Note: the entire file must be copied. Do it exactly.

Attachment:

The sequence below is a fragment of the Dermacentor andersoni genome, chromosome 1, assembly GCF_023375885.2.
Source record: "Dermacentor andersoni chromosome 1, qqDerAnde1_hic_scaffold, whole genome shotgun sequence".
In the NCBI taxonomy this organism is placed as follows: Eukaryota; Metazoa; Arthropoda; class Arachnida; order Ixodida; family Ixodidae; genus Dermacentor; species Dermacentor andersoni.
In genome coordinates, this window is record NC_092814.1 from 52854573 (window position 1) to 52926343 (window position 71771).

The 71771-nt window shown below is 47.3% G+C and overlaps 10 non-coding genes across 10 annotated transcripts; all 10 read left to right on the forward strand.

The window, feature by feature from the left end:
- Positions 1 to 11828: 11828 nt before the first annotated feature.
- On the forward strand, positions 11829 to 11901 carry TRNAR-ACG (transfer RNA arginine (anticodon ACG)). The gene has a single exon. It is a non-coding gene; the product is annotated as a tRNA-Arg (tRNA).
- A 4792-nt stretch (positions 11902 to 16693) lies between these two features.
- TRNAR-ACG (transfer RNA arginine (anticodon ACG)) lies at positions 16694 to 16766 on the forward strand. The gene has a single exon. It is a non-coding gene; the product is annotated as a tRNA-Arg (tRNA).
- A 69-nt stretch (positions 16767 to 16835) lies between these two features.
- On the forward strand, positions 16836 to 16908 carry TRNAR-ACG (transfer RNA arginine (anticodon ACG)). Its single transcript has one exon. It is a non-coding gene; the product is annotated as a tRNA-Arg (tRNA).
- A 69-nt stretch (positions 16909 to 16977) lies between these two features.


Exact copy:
The sequence below is a fragment of the Dermacentor andersoni genome, chromosome 1, assembly GCF_023375885.2.
Source record: "Dermacentor andersoni chromosome 1, qqDerAnde1_hic_scaffold, whole genome shotgun sequence".
In the NCBI taxonomy this organism is placed as follows: Eukaryota; Metazoa; Arthropoda; class Arachnida; order Ixodida; family Ixodidae; genus Dermacentor; species Dermacentor andersoni.
In genome coordinates, this window is record NC_092814.1 from 52854573 (window position 1) to 52926343 (window position 71771).

The 71771-nt window shown below is 47.3% G+C and overlaps 10 non-coding genes across 10 annotated transcripts; all 10 read left to right on the forward strand.

The window, feature by feature from the left end:
- Positions 1 to 11828: 11828 nt before the first annotated feature.
- On the forward strand, positions 11829 to 11901 carry TRNAR-ACG (transfer RNA arginine (anticodon ACG)). The gene has a single exon. It is a non-coding gene; the product is annotated as a tRNA-Arg (tRNA).
- A 4792-nt stretch (positions 11902 to 16693) lies between these two features.
- TRNAR-ACG (transfer RNA arginine (anticodon ACG)) lies at positions 16694 to 16766 on the forward strand. The gene has a single exon. It is a non-coding gene; the product is annotated as a tRNA-Arg (tRNA).
- A 69-nt stretch (positions 16767 to 16835) lies between these two features.
- On the forward strand, positions 16836 to 16908 carry TRNAR-ACG (transfer RNA arginine (anticodon ACG)). Its single transcript has one exon. It is a non-coding gene; the product is annotated as a tRNA-Arg (tRNA).
- A 69-nt stretch (positions 16909 to 16977) lies between these two features.